In 1968 Ruth Duckworth began making “wall sculptures”-monumental murals that underscore the artist’s mastery of her medium. Combining geometric and organic forms, she reduces the subdivided planes to the most elemental abstractions. With its circles and subtly curved forms, this relief suggests the female body. Duckworth, however, sees the inherent sensuality as stemming from a more universal connection to nature, biology, and the cosmos.

There’s a reason I haven’t addressed my bisexuality publicly till now. From the time I first came out, the gay community at large hasn’t been a place where I felt comfortable or confident expressing who I really am without the risk of being ridiculed or derided. I listened to what gay men and lesbians thought, quite openly, about bisexuals (fence-riders, basically, who enjoy heterosexual privileges while partnering with members of one’s own sex). As far as I was concerned, I was a gay man who was attracted to women, but I’ve seldom come out about that for fear of becoming an outsider among outsiders. I didn’t trust that even my gay male friends (or especially my gay male friends) would relate, and most of all, I didn’t want any of my women friends — mostly lesbians — to ever think my fondness for them was anything but platonic.
When I Call Myself Bisexual | Don Weise for the Huffington Post Gay Voices (via stawpheterophobia)
monolithzine:

The Ring of Fire by David Hardy

monolithzine:

The Ring of Fire by David Hardy

albertoguerra:

Entrance to the underworld / Kankirixché dzonot, Yucatán
Ball pen on paper

albertoguerra:

Entrance to the underworld / Kankirixché dzonot, Yucatán

Ball pen on paper

70sscifiart:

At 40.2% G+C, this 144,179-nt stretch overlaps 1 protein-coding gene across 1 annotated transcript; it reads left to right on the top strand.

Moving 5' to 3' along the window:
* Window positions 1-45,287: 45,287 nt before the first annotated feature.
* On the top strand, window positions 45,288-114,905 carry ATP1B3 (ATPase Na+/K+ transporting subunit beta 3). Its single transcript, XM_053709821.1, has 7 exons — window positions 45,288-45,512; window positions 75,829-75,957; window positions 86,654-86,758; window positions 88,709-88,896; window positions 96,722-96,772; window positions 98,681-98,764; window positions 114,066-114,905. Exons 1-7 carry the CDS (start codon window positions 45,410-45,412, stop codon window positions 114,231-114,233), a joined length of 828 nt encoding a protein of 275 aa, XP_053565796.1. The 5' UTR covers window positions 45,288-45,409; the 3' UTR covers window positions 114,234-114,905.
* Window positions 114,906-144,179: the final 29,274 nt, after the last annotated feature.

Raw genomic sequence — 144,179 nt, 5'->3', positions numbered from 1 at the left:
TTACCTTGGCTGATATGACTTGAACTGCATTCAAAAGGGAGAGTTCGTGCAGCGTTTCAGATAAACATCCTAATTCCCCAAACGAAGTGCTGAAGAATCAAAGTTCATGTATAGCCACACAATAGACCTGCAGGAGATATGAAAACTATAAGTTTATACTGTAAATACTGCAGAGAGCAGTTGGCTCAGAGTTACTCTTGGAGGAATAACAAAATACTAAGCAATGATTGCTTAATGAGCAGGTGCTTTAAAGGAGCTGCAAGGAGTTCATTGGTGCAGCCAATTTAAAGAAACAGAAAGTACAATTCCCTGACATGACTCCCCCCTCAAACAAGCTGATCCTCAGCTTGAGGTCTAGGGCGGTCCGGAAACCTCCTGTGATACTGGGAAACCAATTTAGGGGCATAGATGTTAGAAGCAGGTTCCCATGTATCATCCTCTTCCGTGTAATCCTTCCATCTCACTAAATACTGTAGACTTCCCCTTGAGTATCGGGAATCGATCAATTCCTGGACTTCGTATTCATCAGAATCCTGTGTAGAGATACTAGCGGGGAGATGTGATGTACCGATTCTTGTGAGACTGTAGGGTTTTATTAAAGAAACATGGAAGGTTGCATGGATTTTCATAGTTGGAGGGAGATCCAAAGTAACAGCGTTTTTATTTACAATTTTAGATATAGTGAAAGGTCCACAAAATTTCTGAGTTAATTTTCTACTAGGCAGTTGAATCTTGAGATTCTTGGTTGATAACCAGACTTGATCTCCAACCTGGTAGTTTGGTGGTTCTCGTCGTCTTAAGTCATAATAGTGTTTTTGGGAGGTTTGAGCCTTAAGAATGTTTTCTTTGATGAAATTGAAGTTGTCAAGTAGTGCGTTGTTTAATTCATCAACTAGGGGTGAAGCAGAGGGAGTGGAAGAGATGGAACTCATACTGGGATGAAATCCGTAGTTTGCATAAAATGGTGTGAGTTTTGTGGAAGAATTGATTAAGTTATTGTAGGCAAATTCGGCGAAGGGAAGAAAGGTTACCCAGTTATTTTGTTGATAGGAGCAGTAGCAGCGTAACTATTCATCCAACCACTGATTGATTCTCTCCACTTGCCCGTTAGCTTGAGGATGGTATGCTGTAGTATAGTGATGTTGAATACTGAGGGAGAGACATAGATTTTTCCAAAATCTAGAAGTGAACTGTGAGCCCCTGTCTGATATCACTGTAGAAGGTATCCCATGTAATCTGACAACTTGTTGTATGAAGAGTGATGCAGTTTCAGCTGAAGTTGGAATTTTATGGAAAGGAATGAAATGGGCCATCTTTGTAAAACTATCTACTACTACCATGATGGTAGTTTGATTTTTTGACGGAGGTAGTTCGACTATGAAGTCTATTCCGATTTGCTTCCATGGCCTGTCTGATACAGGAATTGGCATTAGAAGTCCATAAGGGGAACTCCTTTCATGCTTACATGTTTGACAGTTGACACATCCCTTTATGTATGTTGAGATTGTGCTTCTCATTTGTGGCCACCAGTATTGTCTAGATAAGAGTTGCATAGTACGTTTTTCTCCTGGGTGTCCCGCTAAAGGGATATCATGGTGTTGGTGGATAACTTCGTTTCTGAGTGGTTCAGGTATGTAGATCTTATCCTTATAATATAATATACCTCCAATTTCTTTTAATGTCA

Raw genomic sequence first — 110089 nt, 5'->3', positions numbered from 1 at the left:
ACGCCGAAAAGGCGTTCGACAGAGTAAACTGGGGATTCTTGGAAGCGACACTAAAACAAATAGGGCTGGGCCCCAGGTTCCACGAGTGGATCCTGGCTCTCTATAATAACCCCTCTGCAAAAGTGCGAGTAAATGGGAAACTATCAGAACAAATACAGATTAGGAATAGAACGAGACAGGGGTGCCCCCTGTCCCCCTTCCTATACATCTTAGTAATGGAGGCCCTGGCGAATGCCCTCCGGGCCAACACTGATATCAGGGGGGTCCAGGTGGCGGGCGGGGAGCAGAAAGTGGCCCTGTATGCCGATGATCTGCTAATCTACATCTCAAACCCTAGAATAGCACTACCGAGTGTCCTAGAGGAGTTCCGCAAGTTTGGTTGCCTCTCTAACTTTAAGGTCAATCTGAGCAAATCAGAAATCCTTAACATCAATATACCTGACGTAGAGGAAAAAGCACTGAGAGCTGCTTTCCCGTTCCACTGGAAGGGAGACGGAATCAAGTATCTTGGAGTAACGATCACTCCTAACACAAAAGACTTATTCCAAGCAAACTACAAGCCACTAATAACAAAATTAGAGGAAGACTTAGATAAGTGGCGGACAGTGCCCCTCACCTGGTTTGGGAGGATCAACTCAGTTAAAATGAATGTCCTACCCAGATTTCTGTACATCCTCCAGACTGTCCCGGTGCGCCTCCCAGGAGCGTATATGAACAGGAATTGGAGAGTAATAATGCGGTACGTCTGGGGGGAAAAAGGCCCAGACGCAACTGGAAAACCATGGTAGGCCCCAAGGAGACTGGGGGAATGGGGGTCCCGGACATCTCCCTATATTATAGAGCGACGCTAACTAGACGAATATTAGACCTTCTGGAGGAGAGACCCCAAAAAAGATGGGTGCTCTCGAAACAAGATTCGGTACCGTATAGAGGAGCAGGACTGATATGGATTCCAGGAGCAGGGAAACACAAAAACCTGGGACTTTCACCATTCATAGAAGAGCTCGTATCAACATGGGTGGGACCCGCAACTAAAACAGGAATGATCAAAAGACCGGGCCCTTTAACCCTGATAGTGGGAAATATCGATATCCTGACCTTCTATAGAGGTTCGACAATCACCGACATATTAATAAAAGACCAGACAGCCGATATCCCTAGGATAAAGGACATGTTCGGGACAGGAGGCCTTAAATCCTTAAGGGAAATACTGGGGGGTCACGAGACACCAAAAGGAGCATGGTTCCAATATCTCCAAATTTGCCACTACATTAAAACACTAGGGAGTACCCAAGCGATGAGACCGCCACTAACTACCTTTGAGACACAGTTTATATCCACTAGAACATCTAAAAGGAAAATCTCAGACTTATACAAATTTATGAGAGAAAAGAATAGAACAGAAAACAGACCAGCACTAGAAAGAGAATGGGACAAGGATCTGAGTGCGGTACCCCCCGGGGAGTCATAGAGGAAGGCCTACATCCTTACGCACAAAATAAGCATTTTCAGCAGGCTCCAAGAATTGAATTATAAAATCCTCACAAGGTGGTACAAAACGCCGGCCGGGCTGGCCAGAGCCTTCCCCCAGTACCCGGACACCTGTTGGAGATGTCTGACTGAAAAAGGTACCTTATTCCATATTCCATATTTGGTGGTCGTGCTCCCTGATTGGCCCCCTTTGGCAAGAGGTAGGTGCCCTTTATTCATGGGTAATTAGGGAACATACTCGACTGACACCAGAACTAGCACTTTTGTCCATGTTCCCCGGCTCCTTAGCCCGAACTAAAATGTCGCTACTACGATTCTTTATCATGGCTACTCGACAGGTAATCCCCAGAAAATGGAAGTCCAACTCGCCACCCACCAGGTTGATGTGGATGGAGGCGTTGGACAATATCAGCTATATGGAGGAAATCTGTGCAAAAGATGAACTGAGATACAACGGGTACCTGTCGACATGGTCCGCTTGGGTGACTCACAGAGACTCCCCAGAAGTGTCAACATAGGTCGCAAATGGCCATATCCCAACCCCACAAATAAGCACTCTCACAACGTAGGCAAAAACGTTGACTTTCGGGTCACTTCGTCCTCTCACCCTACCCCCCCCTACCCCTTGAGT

Astronauts explore the unknown. From my archives, featuring works by Chesley Bonestell, Chris Foss, Bruce Pennington, and more.

magictransistor:

Édouard Riou, Voyage au centre de la Terre (Journey to the Center of the Earth), Jules Verne, 1864.

acamouflage:

Irwiv Live, 1996Photograph by Mariusz Michalski

acamouflage:

Irwiv Live, 1996
Photograph by Mariusz Michalski

streloff:

Wassily Kandinsky, “Dance Curves: On the Dances of Palucca” (1926)

Dancer and choreographer Gret Palucca (1902-1993) was a former student of Mary Wigman, the leading figure in German Expressionist dance. In 1925, Palucca opened her own dance studio in Dresden and developed close contacts with various Bauhaus instructors, many of whom greatly admired her dance style. Wassily Kandinsky’s four “analytical drawings,” which were based on photographs of Palucca by Charlotte Rudolph, illustrate how closely the dancer’s style coincided with the Bauhaus aesthetic. The drawings and photographs were published in the arts journal Das Kunstblatt in 1926. According to Kandinsky, Palucca’s “principal assets” were “1. Simplicity of the whole form, and 2. Construction of the large form.”

aerbor:

sin título by sophie curtis on Flickr.
girl-o-matic:

Vintage mermaid print from The Big Story Book, 1938

girl-o-matic:

Vintage mermaid print from The Big Story Book, 1938


Brett Whiteley (Australian, 1939-1992), The Divided Unity, 1974. Screenprint, 66.5 x 93.5 cm. Edition 63/70.

Brett Whiteley (Australian, 1939-1992), The Divided Unity, 1974. Screenprint, 66.5 x 93.5 cm. Edition 63/70.